But in all this he quietly dispositions all that is about to crumble. All it needs is a drunk dad, Dexter played by John Hurt to talk about his marriage-on-the-verge to the public. His wife gets up calling it a load of crap firstly into his accusations and gets into more about the lack of ambition in Justine, which as a domineering mother she publicly appreciates in Claire. Charlotte Rampling as Gaby, the critical mother fueling sibling-complex, trying to pull down Justine on her own marriage, calling it something that should be enjoyed while it lasts. While Claire simultaneously proud of her mother’s public comment about she arranging a fabulous “partay” comes around to take control, she shouts back at her mother’s speech when she goes over board“Why did you even bother coming”  perhaps John’s friends are there because he’s seen munching in controlled anger. Note: John calls both his wife’s female family members, bitches, to his own wife. Soon you’ll know the interludes that connect this wonderfully fucked-up family.

As Trier breaks his knuckles one by one of the familial bourgeois-dysfunctional, one becomes aware of all that’s selfish and exists as a farce in a family(Festen?). Before you know it, a deep-set ground-reality along with melancholy sets within the bride (clinically depressed) and nothing would change this, not even a husband in love and is willing to express his care, not even a lucrative , prospective career offer in advertising (Stellan Skarsgard in a cameo-corporate, Jack), not even a drunken-happy-bear-of-a-dad who knows only to desert his daughter on her wedding night for buxom women who go by the name Betty before the dessert’s been set.

There is a high point of humour underneath all this, perhaps that’s where all the melancholic grief could be yielded, for the depressed could laugh at the pointlessness of it all. Marriage, Money, Family , Sex disregarded distributed, Art carelessly rearranged even Science suicidal in shame.

The second act pulls the duality seen between Claire and Justine to the center-stage. Earlier with respect to the chaos reigns, the bean lottery, considered as a man made chaos game, Udo Kier (as an insignificant butler) when explaining that there were 678 beans and no one guessed it right (all the guests came pretty close), this incredibly trivial matter seems to be thrown away and somehow comes up in the second act- an intentional calibration. The other would be John, a fellow-manager of the apocalypse, giving hope to Claire-like people, the intelligent scientific man who studies things, almost proud and humble at the same time watching Melancholia pass away, but can’t live minutes watching it approach. (Nietzsche’s satyr?). Also among many things came an astrological reference, when Justine finds Taurus missing in the constellation, sitting on Abraham (the horse), reminds us that Kirsten Dunst ,who also appears to be in depression while shooting and Lars von Trier share the same sun sign (Taurus), oh wait same birthday.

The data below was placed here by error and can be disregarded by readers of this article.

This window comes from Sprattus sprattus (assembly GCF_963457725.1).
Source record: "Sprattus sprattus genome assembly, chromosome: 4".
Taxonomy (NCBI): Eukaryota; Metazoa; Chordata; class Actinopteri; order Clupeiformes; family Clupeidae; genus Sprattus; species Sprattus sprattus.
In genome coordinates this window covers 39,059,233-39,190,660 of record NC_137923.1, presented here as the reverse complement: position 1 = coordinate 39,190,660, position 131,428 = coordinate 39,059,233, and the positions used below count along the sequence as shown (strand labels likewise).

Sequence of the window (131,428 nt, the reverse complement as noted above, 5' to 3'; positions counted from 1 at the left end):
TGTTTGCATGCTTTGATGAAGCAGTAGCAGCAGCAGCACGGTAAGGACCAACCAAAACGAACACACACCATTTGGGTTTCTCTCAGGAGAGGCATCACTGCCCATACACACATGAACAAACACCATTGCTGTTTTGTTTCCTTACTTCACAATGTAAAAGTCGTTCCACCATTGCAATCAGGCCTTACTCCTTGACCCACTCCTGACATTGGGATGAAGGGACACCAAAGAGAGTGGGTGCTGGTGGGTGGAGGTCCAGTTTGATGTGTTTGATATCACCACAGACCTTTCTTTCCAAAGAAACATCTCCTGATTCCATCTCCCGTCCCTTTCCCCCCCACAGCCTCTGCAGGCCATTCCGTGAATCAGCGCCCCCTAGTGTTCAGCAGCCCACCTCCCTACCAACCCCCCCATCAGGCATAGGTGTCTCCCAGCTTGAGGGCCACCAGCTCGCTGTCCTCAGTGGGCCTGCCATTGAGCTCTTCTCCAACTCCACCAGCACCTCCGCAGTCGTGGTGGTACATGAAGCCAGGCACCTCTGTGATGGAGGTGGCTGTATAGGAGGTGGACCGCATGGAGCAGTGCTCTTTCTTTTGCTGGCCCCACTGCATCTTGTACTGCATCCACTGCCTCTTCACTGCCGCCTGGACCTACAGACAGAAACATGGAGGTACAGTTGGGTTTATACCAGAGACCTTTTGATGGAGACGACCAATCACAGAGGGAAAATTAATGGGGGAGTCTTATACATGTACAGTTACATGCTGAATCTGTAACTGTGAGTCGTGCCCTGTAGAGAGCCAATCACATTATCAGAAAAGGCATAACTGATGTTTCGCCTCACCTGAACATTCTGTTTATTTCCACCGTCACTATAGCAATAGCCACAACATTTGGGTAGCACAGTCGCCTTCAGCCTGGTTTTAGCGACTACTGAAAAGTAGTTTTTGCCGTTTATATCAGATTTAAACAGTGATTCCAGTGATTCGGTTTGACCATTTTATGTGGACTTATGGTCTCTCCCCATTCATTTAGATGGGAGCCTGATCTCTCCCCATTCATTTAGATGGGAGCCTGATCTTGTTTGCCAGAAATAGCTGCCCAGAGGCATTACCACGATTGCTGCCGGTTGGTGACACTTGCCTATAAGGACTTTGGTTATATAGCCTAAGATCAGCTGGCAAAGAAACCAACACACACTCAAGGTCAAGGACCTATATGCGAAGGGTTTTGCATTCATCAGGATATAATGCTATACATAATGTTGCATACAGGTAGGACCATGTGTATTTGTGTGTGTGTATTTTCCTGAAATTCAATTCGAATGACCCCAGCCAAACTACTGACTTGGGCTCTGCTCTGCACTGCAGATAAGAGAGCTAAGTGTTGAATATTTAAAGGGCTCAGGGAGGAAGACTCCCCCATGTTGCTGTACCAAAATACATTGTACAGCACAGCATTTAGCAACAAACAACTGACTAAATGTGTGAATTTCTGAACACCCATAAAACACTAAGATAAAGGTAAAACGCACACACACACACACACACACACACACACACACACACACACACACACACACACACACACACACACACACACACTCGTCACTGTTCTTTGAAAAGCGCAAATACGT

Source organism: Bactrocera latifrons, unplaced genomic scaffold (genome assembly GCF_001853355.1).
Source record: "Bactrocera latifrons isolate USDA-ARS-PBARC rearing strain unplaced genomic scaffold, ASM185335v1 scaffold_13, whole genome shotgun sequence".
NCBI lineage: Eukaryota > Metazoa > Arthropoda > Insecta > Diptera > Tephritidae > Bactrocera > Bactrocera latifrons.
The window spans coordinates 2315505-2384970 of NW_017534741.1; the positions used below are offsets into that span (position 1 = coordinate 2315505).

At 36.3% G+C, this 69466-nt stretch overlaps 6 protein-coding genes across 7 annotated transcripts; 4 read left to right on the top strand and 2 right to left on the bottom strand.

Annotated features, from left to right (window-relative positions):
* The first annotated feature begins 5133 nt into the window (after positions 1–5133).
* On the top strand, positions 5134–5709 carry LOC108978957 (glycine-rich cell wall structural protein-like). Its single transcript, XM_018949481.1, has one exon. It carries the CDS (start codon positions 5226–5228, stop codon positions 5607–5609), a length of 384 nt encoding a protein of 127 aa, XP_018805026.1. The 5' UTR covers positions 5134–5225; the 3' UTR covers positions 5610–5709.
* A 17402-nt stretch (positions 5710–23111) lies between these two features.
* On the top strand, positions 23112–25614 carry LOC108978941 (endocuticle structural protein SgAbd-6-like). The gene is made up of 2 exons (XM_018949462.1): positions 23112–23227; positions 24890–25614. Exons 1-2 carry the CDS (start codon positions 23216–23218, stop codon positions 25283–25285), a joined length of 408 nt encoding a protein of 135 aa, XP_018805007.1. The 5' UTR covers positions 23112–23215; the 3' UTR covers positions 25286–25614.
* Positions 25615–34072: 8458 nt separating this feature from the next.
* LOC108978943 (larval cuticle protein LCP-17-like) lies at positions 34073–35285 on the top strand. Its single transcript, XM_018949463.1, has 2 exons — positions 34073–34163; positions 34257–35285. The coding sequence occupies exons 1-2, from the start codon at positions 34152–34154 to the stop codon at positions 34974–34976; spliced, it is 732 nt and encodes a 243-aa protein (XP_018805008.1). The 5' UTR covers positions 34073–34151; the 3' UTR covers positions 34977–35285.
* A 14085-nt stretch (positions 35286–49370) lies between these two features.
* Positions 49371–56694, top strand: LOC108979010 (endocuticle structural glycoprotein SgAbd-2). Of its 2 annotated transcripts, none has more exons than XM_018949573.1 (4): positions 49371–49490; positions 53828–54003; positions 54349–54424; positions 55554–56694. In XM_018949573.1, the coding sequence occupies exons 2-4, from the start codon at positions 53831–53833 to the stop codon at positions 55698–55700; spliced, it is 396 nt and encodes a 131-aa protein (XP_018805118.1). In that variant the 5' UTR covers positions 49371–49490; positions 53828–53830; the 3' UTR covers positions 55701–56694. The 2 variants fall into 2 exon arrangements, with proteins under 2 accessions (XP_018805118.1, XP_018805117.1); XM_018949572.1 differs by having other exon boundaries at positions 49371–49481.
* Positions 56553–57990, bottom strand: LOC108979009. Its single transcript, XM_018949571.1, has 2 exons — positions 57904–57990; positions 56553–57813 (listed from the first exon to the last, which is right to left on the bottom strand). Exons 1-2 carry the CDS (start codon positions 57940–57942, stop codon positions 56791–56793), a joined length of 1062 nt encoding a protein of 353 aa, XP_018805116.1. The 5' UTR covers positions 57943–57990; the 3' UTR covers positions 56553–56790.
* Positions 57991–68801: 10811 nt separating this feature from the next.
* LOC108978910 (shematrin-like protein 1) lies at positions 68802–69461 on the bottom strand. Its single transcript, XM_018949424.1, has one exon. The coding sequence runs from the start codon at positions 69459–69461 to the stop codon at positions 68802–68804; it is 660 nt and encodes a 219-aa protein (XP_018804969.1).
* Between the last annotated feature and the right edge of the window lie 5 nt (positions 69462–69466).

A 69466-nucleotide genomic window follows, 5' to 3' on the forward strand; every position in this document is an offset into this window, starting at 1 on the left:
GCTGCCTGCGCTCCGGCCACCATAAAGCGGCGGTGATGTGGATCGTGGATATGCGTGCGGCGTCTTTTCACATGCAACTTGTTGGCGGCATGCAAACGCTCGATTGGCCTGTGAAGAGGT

As the knowing of the impending dawns, it’s interesting how Claire tries to exist. It was all about wailing and crying with her son’s future held in her arms and a whole run around the estate in futility and exhaustion. In fact, till the very end, Claire seems to suffer with Melancholia’s arrival, as all three (Justine, Claire and Leo) are washed with it’s blue atmosphere. Even Justine claims she tried earlier in human normalcy- she kindly asks, “Well, what did you expect?” to Michael about her marriage and meekly asserts “Well, I tried” to her sister about her trying to be happy. Everyone tries, some give up sooner than most.

As a melancholic pristine Justine watches over suffering humanity, Claire, nascent innocence (Leo) has it’s eyes closed. Melancholia crashes, silence. Trier really has made his statement this time. Well, he tried.